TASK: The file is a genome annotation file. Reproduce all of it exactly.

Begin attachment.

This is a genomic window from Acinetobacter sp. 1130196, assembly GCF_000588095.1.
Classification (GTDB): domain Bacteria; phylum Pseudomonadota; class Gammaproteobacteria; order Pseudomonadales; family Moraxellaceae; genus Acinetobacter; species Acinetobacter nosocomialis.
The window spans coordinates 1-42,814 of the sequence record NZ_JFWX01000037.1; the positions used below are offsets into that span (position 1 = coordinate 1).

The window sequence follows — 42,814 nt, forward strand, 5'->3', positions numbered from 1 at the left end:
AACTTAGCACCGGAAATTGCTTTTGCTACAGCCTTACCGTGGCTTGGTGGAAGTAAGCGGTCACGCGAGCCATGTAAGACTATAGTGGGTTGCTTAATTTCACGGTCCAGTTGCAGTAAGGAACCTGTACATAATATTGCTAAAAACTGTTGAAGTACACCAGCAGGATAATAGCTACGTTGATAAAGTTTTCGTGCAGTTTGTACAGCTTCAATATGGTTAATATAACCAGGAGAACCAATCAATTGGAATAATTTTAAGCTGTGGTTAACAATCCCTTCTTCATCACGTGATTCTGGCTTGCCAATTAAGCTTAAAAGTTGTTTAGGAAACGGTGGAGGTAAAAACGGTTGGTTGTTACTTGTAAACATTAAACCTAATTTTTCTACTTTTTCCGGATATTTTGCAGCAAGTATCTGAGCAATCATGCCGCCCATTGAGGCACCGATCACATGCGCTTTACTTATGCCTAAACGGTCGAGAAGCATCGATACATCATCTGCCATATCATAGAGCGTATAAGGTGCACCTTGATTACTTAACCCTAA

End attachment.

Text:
This is a genomic window from Acinetobacter sp. 1130196, assembly GCF_000588095.1.
Classification (GTDB): domain Bacteria; phylum Pseudomonadota; class Gammaproteobacteria; order Pseudomonadales; family Moraxellaceae; genus Acinetobacter; species Acinetobacter nosocomialis.
The window spans coordinates 1-42,814 of the sequence record NZ_JFWX01000037.1; the positions used below are offsets into that span (position 1 = coordinate 1).

The window sequence follows — 42,814 nt, forward strand, 5'->3', positions numbered from 1 at the left end:
AACTTAGCACCGGAAATTGCTTTTGCTACAGCCTTACCGTGGCTTGGTGGAAGTAAGCGGTCACGCGAGCCATGTAAGACTATAGTGGGTTGCTTAATTTCACGGTCCAGTTGCAGTAAGGAACCTGTACATAATATTGCTAAAAACTGTTGAAGTACACCAGCAGGATAATAGCTACGTTGATAAAGTTTTCGTGCAGTTTGTACAGCTTCAATATGGTTAATATAACCAGGAGAACCAATCAATTGGAATAATTTTAAGCTGTGGTTAACAATCCCTTCTTCATCACGTGATTCTGGCTTGCCAATTAAGCTTAAAAGTTGTTTAGGAAACGGTGGAGGTAAAAACGGTTGGTTGTTACTTGTAAACATTAAACCTAATTTTTCTACTTTTTCCGGATATTTTGCAGCAAGTATCTGAGCAATCATGCCGCCCATTGAGGCACCGATCACATGCGCTTTACTTATGCCTAAACGGTCGAGAAGCATCGATACATCATCTGCCATATCATAGAGCGTATAAGGTGCACCTTGATTACTTAACCCTAA